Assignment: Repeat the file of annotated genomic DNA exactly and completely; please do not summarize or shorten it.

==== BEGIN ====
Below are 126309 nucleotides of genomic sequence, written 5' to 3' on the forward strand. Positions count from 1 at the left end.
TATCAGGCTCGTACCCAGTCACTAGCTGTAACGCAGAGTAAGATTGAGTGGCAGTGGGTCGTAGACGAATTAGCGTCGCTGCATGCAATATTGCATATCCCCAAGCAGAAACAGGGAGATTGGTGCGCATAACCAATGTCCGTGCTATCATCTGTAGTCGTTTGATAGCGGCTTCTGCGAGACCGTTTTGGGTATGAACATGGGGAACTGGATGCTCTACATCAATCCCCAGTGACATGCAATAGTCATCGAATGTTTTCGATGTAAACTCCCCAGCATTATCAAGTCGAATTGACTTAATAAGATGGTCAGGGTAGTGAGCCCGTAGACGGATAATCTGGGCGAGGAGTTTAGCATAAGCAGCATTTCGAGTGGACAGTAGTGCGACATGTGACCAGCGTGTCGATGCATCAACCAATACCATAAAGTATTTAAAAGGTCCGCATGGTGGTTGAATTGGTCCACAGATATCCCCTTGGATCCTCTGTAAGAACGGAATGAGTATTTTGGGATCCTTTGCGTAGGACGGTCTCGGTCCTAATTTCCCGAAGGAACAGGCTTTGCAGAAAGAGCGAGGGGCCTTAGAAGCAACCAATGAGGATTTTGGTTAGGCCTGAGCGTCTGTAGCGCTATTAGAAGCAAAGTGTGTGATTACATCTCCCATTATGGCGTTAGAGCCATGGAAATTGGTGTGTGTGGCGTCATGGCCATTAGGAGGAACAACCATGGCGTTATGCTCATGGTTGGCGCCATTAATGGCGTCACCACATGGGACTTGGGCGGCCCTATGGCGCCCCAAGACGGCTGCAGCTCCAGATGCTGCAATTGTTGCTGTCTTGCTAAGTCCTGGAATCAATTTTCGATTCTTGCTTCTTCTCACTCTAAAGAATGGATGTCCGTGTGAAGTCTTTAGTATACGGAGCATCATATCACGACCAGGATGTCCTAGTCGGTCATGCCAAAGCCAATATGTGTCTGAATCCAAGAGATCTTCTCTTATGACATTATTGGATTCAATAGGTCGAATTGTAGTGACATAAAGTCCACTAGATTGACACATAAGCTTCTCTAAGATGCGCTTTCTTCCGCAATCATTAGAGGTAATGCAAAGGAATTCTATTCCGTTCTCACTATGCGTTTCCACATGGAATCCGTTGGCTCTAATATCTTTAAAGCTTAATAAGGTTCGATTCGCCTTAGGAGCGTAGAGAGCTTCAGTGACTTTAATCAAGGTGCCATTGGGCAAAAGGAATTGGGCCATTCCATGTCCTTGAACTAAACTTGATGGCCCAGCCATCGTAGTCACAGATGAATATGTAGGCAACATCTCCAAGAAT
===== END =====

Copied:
Below are 126309 nucleotides of genomic sequence, written 5' to 3' on the forward strand. Positions count from 1 at the left end.
TATCAGGCTCGTACCCAGTCACTAGCTGTAACGCAGAGTAAGATTGAGTGGCAGTGGGTCGTAGACGAATTAGCGTCGCTGCATGCAATATTGCATATCCCCAAGCAGAAACAGGGAGATTGGTGCGCATAACCAATGTCCGTGCTATCATCTGTAGTCGTTTGATAGCGGCTTCTGCGAGACCGTTTTGGGTATGAACATGGGGAACTGGATGCTCTACATCAATCCCCAGTGACATGCAATAGTCATCGAATGTTTTCGATGTAAACTCCCCAGCATTATCAAGTCGAATTGACTTAATAAGATGGTCAGGGTAGTGAGCCCGTAGACGGATAATCTGGGCGAGGAGTTTAGCATAAGCAGCATTTCGAGTGGACAGTAGTGCGACATGTGACCAGCGTGTCGATGCATCAACCAATACCATAAAGTATTTAAAAGGTCCGCATGGTGGTTGAATTGGTCCACAGATATCCCCTTGGATCCTCTGTAAGAACGGAATGAGTATTTTGGGATCCTTTGCGTAGGACGGTCTCGGTCCTAATTTCCCGAAGGAACAGGCTTTGCAGAAAGAGCGAGGGGCCTTAGAAGCAACCAATGAGGATTTTGGTTAGGCCTGAGCGTCTGTAGCGCTATTAGAAGCAAAGTGTGTGATTACATCTCCCATTATGGCGTTAGAGCCATGGAAATTGGTGTGTGTGGCGTCATGGCCATTAGGAGGAACAACCATGGCGTTATGCTCATGGTTGGCGCCATTAATGGCGTCACCACATGGGACTTGGGCGGCCCTATGGCGCCCCAAGACGGCTGCAGCTCCAGATGCTGCAATTGTTGCTGTCTTGCTAAGTCCTGGAATCAATTTTCGATTCTTGCTTCTTCTCACTCTAAAGAATGGATGTCCGTGTGAAGTCTTTAGTATACGGAGCATCATATCACGACCAGGATGTCCTAGTCGGTCATGCCAAAGCCAATATGTGTCTGAATCCAAGAGATCTTCTCTTATGACATTATTGGATTCAATAGGTCGAATTGTAGTGACATAAAGTCCACTAGATTGACACATAAGCTTCTCTAAGATGCGCTTTCTTCCGCAATCATTAGAGGTAATGCAAAGGAATTCTATTCCGTTCTCACTATGCGTTTCCACATGGAATCCGTTGGCTCTAATATCTTTAAAGCTTAATAAGGTTCGATTCGCCTTAGGAGCGTAGAGAGCTTCAGTGACTTTAATCAAGGTGCCATTGGGCAAAAGGAATTGGGCCATTCCATGTCCTTGAACTAAACTTGATGGCCCAGCCATCGTAGTCACAGATGAATATGTAGGCAACATCTCCAAGAAT